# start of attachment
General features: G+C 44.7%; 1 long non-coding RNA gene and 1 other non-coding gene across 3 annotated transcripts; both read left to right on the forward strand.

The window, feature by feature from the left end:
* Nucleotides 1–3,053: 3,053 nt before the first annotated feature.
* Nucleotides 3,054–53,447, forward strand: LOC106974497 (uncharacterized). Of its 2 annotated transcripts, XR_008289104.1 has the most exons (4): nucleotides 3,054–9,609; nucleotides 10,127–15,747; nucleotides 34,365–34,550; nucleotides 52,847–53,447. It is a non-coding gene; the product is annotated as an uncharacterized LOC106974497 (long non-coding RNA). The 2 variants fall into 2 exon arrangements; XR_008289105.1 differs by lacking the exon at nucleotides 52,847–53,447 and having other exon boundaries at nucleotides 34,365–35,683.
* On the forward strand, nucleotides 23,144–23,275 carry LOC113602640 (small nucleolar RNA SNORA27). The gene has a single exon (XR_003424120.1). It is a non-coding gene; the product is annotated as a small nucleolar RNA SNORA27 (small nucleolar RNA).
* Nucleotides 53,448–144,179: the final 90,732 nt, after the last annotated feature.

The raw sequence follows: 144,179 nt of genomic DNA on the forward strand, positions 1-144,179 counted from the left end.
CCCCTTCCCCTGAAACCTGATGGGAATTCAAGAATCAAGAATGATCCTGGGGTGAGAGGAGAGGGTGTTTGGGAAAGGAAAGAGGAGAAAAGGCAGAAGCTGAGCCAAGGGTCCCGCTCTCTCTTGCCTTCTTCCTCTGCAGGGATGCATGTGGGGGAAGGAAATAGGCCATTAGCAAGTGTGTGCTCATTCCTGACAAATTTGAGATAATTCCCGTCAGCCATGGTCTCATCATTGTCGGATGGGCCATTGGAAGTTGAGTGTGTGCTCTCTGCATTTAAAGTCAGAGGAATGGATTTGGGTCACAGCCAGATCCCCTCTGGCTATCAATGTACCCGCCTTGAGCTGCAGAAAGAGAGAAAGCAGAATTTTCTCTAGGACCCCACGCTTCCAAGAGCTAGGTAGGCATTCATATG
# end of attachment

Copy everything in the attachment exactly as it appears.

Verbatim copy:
General features: G+C 44.7%; 1 long non-coding RNA gene and 1 other non-coding gene across 3 annotated transcripts; both read left to right on the forward strand.

The window, feature by feature from the left end:
* Nucleotides 1–3,053: 3,053 nt before the first annotated feature.
* Nucleotides 3,054–53,447, forward strand: LOC106974497 (uncharacterized). Of its 2 annotated transcripts, XR_008289104.1 has the most exons (4): nucleotides 3,054–9,609; nucleotides 10,127–15,747; nucleotides 34,365–34,550; nucleotides 52,847–53,447. It is a non-coding gene; the product is annotated as an uncharacterized LOC106974497 (long non-coding RNA). The 2 variants fall into 2 exon arrangements; XR_008289105.1 differs by lacking the exon at nucleotides 52,847–53,447 and having other exon boundaries at nucleotides 34,365–35,683.
* On the forward strand, nucleotides 23,144–23,275 carry LOC113602640 (small nucleolar RNA SNORA27). The gene has a single exon (XR_003424120.1). It is a non-coding gene; the product is annotated as a small nucleolar RNA SNORA27 (small nucleolar RNA).
* Nucleotides 53,448–144,179: the final 90,732 nt, after the last annotated feature.

The raw sequence follows: 144,179 nt of genomic DNA on the forward strand, positions 1-144,179 counted from the left end.
CCCCTTCCCCTGAAACCTGATGGGAATTCAAGAATCAAGAATGATCCTGGGGTGAGAGGAGAGGGTGTTTGGGAAAGGAAAGAGGAGAAAAGGCAGAAGCTGAGCCAAGGGTCCCGCTCTCTCTTGCCTTCTTCCTCTGCAGGGATGCATGTGGGGGAAGGAAATAGGCCATTAGCAAGTGTGTGCTCATTCCTGACAAATTTGAGATAATTCCCGTCAGCCATGGTCTCATCATTGTCGGATGGGCCATTGGAAGTTGAGTGTGTGCTCTCTGCATTTAAAGTCAGAGGAATGGATTTGGGTCACAGCCAGATCCCCTCTGGCTATCAATGTACCCGCCTTGAGCTGCAGAAAGAGAGAAAGCAGAATTTTCTCTAGGACCCCACGCTTCCAAGAGCTAGGTAGGCATTCATATG